FINANCIAL MARKET UPDATE 7.26.2022

AUTHOR: JOSH JENKINS, CFA

STORY OF THE WEEK

WHAT DOES THE ROUGH START TO THE YEAR MEAN FOR INVESTORS?

The first half of 2022 was unpleasant for investors, to say the least, with the S&P 500 down a painful 19.96%. In fact, over the last 95 years, the stock market has gotten off to a worse start just twice. The financial media wasted no time hyping up this fact, of course. After all, stirring up fear is a tried-and-true way to attract eyeballs. How should investors feel entering the second half of the year? Does a challenging first half of the year doom us to a rough second half as well?

To answer this question, we looked at the US stock market’s performance going all the way back to 1927. During those 95 years, the stock market experienced a negative return during the first six months on 31 occasions. The table below illustrates these negative six-month returns, ranked from largest to smallest, along with the market’s return during the second half of that year.

U.S. Stock Performance Following a Negative 1st Half

Source: Morningstar Direct. U.S. Stock Market Returns were based on the IA SBBI Large Cap US Index. All returns are cumulative and include data from Jan 1927 through June 2022.

This data demonstrates that simply knowing what happened in the first six months of any given year tells us very little about what might happen during the second half. Of the 31 years where the market started off negative, performance during the second half of the year was pretty much evenly split. Stocks had a positive return over the following six months on 16 occasions, while they continued to fall during the other 15. Overall, the average return in the second half of the year following a loss in the first half was a positive 3.4%. If we looked at the five worst starts to a year, which roughly equates to the market starting down 15% or more, the market finished the year positive every time.

The graph below illustrates this idea in a different way. Performance for each of the 95 years analyzed is included, with the first half return plotted horizontally and the second half return plotted vertically. If there were a strong relationship in the data, the dots would form a visible pattern. Instead, the data points appear to cluster randomly, forming a shapeless jumble.

Source: Morningstar Direct. U.S. Stock Market Returns were based on the IA SBBI Large Cap US Index. All returns are cumulative and include data from Jan 1927 through June 2022.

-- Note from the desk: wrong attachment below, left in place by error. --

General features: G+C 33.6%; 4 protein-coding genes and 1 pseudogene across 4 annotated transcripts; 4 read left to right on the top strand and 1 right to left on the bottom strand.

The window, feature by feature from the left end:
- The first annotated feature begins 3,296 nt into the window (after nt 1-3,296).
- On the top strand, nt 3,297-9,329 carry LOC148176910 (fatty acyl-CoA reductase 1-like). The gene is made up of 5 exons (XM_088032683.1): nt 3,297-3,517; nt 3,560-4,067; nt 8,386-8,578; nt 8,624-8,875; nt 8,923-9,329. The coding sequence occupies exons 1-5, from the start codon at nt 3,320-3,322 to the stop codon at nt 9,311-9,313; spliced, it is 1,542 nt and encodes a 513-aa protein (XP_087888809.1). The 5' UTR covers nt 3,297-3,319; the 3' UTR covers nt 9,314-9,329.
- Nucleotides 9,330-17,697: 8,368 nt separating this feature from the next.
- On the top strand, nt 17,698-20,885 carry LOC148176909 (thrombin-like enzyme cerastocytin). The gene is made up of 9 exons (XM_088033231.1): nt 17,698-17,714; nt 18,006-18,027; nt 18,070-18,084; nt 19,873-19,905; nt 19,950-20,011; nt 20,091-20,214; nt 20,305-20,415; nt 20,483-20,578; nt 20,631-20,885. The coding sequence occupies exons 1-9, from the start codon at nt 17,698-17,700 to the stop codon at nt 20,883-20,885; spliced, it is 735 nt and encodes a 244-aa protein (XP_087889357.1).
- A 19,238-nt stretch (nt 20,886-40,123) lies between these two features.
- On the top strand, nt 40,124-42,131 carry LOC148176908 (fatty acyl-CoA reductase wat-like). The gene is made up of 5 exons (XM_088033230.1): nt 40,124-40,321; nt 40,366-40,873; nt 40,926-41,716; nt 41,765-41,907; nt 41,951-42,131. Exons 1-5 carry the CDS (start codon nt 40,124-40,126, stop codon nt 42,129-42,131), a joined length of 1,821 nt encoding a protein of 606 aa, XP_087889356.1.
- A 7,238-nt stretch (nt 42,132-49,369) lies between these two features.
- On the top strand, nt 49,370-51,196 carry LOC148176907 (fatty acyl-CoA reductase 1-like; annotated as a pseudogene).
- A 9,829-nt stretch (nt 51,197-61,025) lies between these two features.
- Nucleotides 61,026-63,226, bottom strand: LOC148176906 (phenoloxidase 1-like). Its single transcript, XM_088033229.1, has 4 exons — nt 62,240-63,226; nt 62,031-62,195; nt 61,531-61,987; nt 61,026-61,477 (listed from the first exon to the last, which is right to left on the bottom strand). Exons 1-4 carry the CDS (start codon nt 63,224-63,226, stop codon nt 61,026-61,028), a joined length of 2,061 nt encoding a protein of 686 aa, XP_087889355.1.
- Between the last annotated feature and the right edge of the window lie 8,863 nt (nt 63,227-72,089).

The main takeaway for investors is that despite the rough start to the year, continued poor performance is not assured. Though, it can’t be ruled out either. Fortunately, a substantial amount of bad news is already being priced into the market. As a result, valuations have fallen from elevated levels, improving expected returns moving forward.

WEEK IN REVIEW

  • The second quarter earnings season is in full swing, with 21% of S&P 500 companies having reported results according to FactSet. The blended earnings growth rate, using actual data from companies that have reported and expectations for those that have yet to report, has increased to 4.8%. Entering earnings season, earnings were expected to increase by 4.0%.
  • On Wednesday (7/27), the Federal Reserve will conclude its monetary policy meeting. The market is currently expecting a 0.75% hike, which will bring the federal funds rate up to 2.25% to 2.50%. This expected rate would match the height of the last hiking cycle, which peaked in 2018.
  • It is a busy week for economic data. On Wednesday, we will get durable goods orders and pending home sales. On Thursday, we will get the first look at Q2 GDP and initial jobless claims. Finally, on Friday, we will get the University of Michigan consumer sentiment index and inflation expectations, as well as personal consumption expenditures (PCE), which is the Federal Reserve’s preferred measure of inflation.

ECONOMIC CALENDAR

Source: MarketWatch

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MARKETS AT A GLANCE

Source: Morningstar Direct.

Source: Morningstar Direct.

Source: Treasury.gov

Source: Treasury.gov

Source: FRED Database & ICE Benchmark Administration Limited (IBA)

Source: FRED Database & ICE Benchmark Administration Limited (IBA)

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ABOUT THE AUTHOR

402.763.2967

jjenkins@lutz.us

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JOSH JENKINS, CFA + CHIEF INVESTMENT OFFICER, PRINCIPAL

Josh Jenkins is a Chief Investment Officer and Principal at Lutz Financial. With 12+ years of relevant experience, he leads the Investment Committee and specializes in assisting clients with portfolio construction, asset allocation, and investment risk management. He is also responsible for portfolio trading, research and thought leadership, and the division's analytics and operational efficiency. He lives in Omaha, NE.

AREAS OF FOCUS
  • Asset Allocation
  • Portfolio Management
  • Research & Data Analytics
  • Trading Team Oversight
AFFILIATIONS AND CREDENTIALS
  • Chartered Financial Analyst®
  • Chartered Financial Analyst Institute, Member
  • Chartered Financial Analyst Society of Nebraska, Member
EDUCATIONAL BACKGROUND
  • BSBA, University of Nebraska, Lincoln, NE

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